Legal History.  Kronman’s central thesis is that for 200 years, or so, the American legal profession subscribed to the proposition that it is an essential part of the legal profession, correctly conceived, to being moral depth to the republic and its population.  The idea of moral depth itself, is not exactly clear, but there is not really strong evidence that Thou shalt bring moral depth to the nation was a central feature of the ideological  commitment of the legal profession.  

(It is hard to see why lawyers having to learn topics other than “pure law,” e.g., “economics, statistics, political science, and philosophy for a start,” is hurting the profession. Litigators need to know statistics. Lawyers working on financial matters need to know something about economics, as must any lawyer-statesman.  Lobbyists and lawyer-statesmen need to know something of political science. And all lawyers need to have a command of cyber and digital matters.  Indeed, current ethical rules regulating lawyers required this.

It is repeatedly argued by all sorts of writers and commentators that massive commercialization of the contemporary BigFirm–with every one else scurrying along behind them–has ruined the profession, as it was once known. Certainly, the size of law firms has changed. The fact that some law firms are very large has not ruined–and it not ruining–anything.  The fact that a law firm has a thousand lawyers in in all over the world is not destroying the profession as we have known it. When someone says  or implies that a time in the past was actually a “golden age,” one should have doubts.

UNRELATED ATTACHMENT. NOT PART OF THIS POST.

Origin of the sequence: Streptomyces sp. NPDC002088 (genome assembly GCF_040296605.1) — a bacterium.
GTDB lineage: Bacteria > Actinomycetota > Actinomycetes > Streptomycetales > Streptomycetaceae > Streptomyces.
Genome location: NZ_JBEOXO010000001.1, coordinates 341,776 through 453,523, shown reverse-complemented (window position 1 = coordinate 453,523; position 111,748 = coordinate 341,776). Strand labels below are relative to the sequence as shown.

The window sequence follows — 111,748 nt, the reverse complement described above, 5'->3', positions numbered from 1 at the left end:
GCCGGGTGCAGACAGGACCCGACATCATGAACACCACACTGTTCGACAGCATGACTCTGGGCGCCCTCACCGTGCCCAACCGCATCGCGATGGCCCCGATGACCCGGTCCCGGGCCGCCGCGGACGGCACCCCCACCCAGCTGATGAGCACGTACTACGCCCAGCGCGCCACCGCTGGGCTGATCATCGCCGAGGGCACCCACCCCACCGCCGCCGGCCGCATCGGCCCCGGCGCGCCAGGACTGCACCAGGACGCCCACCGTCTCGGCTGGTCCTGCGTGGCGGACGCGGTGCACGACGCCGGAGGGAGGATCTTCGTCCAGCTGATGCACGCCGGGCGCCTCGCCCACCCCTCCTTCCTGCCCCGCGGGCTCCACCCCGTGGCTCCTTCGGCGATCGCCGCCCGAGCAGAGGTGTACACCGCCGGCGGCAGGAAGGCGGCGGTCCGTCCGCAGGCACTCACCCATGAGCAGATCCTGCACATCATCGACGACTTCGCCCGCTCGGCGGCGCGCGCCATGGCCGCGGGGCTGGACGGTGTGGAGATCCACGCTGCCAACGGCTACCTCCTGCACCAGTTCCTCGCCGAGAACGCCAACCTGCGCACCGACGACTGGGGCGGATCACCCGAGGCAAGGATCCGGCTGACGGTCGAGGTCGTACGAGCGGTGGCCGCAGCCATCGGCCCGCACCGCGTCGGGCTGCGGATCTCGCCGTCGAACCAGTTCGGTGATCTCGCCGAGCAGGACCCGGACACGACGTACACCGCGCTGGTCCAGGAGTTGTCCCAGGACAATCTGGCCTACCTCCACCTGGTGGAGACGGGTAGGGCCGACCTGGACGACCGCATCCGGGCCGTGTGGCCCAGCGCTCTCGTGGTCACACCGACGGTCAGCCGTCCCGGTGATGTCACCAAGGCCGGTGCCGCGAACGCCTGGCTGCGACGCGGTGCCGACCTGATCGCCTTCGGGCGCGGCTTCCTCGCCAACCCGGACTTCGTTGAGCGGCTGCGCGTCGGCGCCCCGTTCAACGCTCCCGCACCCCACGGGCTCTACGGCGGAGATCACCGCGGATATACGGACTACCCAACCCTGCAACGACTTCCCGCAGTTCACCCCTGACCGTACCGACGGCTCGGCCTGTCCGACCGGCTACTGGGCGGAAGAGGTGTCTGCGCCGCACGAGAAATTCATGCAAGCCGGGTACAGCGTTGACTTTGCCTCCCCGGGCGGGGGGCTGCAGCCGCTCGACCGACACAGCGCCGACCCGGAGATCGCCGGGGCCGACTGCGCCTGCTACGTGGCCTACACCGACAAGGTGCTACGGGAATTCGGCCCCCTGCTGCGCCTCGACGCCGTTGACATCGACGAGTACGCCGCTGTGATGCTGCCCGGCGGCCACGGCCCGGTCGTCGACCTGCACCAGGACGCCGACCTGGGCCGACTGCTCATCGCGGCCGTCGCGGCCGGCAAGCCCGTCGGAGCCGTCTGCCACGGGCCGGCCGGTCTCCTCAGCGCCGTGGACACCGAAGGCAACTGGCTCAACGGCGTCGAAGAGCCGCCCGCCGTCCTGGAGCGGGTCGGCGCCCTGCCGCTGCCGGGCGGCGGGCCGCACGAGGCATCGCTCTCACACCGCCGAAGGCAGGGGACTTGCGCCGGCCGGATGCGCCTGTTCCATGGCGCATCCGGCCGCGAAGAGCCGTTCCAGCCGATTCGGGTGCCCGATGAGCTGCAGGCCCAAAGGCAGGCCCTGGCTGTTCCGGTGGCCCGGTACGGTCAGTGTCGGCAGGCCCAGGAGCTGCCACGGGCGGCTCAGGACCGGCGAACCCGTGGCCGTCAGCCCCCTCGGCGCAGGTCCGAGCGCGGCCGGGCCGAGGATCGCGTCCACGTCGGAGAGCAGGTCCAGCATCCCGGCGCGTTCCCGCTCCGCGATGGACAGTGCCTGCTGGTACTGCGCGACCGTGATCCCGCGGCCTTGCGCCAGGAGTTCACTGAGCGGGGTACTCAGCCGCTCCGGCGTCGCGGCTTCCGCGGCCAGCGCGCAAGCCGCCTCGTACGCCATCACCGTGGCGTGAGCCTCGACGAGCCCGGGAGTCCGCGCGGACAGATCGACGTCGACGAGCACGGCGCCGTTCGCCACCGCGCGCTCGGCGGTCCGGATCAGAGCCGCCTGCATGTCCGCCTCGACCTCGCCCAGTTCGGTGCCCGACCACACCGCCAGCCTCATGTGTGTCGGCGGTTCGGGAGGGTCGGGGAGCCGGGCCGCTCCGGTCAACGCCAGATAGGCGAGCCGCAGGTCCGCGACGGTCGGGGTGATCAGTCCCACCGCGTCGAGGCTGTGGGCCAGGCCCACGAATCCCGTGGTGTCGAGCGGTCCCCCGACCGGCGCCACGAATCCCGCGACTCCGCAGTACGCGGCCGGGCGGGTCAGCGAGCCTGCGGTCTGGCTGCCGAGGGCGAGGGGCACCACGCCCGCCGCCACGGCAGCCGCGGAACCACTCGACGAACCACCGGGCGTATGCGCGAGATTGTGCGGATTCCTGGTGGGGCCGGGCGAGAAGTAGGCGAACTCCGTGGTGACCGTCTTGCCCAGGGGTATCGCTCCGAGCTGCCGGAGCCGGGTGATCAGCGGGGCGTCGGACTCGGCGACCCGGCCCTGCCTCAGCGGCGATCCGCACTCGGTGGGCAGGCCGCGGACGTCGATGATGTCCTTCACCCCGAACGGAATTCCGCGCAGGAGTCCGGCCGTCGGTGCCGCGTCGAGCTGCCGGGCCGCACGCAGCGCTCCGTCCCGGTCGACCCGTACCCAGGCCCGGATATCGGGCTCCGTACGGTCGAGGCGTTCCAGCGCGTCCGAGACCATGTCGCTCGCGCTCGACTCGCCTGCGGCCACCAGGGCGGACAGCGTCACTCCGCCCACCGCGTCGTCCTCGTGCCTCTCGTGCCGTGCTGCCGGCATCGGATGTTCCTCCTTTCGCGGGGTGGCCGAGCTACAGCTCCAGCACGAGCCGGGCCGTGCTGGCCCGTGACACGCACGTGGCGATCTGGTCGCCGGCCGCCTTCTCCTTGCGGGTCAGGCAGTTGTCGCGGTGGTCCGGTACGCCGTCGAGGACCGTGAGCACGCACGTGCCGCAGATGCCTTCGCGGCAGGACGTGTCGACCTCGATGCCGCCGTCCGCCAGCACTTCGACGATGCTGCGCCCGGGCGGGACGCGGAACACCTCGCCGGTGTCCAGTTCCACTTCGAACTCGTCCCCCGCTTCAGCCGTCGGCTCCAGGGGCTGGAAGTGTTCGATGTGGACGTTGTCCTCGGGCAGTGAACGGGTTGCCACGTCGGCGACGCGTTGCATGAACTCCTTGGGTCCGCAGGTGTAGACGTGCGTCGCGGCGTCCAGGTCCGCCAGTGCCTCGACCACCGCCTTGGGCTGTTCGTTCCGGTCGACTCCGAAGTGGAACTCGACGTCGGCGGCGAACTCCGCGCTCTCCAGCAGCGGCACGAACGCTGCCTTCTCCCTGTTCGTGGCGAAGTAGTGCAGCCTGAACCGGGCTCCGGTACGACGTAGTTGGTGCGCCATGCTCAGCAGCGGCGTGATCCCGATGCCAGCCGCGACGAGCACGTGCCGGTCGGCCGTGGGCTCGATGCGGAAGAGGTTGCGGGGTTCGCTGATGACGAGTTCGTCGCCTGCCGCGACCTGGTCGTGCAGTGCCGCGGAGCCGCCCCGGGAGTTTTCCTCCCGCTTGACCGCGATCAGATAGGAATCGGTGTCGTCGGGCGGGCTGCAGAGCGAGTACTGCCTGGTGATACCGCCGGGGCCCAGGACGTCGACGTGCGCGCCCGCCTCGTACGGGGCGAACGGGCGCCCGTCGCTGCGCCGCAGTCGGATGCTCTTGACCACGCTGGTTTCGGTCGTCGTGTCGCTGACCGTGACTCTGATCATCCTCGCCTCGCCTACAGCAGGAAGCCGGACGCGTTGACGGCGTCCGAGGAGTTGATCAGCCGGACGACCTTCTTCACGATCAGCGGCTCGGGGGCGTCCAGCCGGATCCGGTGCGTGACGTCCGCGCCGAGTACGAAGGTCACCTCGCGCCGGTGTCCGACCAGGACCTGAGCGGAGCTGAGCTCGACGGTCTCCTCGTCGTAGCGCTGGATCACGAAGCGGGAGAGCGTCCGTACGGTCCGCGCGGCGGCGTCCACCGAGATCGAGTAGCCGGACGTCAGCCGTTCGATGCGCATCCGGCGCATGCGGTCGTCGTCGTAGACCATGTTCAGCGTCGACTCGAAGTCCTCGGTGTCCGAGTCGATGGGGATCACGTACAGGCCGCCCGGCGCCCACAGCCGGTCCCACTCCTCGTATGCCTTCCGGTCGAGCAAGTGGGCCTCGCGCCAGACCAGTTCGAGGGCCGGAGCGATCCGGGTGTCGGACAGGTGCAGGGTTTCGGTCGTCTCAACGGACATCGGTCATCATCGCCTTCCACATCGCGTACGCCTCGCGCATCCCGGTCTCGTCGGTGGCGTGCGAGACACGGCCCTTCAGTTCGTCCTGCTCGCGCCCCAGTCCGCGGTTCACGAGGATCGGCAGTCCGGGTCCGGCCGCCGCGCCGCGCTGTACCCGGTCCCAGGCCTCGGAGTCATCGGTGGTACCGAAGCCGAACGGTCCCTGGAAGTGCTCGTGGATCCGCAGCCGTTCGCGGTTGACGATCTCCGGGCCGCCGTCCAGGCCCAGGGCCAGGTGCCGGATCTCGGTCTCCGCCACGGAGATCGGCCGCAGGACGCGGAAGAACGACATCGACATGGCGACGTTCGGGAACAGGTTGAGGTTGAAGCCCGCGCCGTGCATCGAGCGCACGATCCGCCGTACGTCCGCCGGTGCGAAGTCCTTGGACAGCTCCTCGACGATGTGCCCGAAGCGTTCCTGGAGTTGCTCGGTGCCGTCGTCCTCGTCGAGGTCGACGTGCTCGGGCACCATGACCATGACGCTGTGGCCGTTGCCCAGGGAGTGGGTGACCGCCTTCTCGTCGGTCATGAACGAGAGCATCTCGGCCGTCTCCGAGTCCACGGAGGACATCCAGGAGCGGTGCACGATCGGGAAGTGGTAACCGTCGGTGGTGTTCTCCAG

I was in big firms for a significant part of my legal professional life. They were not unhappy places. I was unhappy, but that had to do with me and my contempt for a range of things which are found in many large law firms. Commercialization had  nothing to do with it.  I loved that part of the law.  

Moreover, lawyering and money have always been linked. John Adams, as he shaped the USA in the First Congress, looked back toward Boston, and lamented the fact that he was not there trying cases. Why? Partly for the money. 

At a more general level one might hesitate over the idea that the first 140 years or so of the republic were more influenced by the Lawyer-Statesman Ideal. One does not really find it in the standard history of American law. Lawrence Friedman, HISTORY OF AMERICAN LAW (1973). One does not fine it in essays on American “legal culture(s).”  Lawrence M. Friedman and Harry N. Scheiber, LEGAL CULTURE AND THE LEGAL PROFESSION (1996). And one finds it only here and there in the marvelous anthology THE NEW HIGH PRIESTS: Lawyers in the Post-Civil War America, edited by Gerald W. Gawalt (1984).